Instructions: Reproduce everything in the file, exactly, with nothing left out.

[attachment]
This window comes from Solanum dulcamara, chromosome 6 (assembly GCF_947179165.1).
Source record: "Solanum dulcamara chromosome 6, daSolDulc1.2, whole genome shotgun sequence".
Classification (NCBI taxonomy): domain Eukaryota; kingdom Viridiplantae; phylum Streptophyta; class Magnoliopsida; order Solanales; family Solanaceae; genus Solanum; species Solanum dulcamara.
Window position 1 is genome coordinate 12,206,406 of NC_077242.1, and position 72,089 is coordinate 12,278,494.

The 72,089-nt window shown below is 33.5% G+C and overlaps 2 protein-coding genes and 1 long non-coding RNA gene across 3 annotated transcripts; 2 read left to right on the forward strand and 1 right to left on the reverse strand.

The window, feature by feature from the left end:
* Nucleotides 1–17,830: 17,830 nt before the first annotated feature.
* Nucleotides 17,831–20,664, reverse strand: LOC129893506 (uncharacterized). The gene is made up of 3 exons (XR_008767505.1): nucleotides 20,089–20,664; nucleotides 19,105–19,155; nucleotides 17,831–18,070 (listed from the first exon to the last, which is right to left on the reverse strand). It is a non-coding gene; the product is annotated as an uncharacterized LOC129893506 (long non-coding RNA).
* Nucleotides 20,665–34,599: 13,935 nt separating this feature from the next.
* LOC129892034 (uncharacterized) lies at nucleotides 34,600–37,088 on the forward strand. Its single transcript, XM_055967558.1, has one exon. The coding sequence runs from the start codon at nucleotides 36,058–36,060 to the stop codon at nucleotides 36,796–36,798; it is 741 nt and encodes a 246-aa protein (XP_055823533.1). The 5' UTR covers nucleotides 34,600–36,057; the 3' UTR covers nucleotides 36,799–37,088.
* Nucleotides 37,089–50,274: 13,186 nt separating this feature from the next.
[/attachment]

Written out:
This window comes from Solanum dulcamara, chromosome 6 (assembly GCF_947179165.1).
Source record: "Solanum dulcamara chromosome 6, daSolDulc1.2, whole genome shotgun sequence".
Classification (NCBI taxonomy): domain Eukaryota; kingdom Viridiplantae; phylum Streptophyta; class Magnoliopsida; order Solanales; family Solanaceae; genus Solanum; species Solanum dulcamara.
Window position 1 is genome coordinate 12,206,406 of NC_077242.1, and position 72,089 is coordinate 12,278,494.

The 72,089-nt window shown below is 33.5% G+C and overlaps 2 protein-coding genes and 1 long non-coding RNA gene across 3 annotated transcripts; 2 read left to right on the forward strand and 1 right to left on the reverse strand.

The window, feature by feature from the left end:
* Nucleotides 1–17,830: 17,830 nt before the first annotated feature.
* Nucleotides 17,831–20,664, reverse strand: LOC129893506 (uncharacterized). The gene is made up of 3 exons (XR_008767505.1): nucleotides 20,089–20,664; nucleotides 19,105–19,155; nucleotides 17,831–18,070 (listed from the first exon to the last, which is right to left on the reverse strand). It is a non-coding gene; the product is annotated as an uncharacterized LOC129893506 (long non-coding RNA).
* Nucleotides 20,665–34,599: 13,935 nt separating this feature from the next.
* LOC129892034 (uncharacterized) lies at nucleotides 34,600–37,088 on the forward strand. Its single transcript, XM_055967558.1, has one exon. The coding sequence runs from the start codon at nucleotides 36,058–36,060 to the stop codon at nucleotides 36,796–36,798; it is 741 nt and encodes a 246-aa protein (XP_055823533.1). The 5' UTR covers nucleotides 34,600–36,057; the 3' UTR covers nucleotides 36,799–37,088.
* Nucleotides 37,089–50,274: 13,186 nt separating this feature from the next.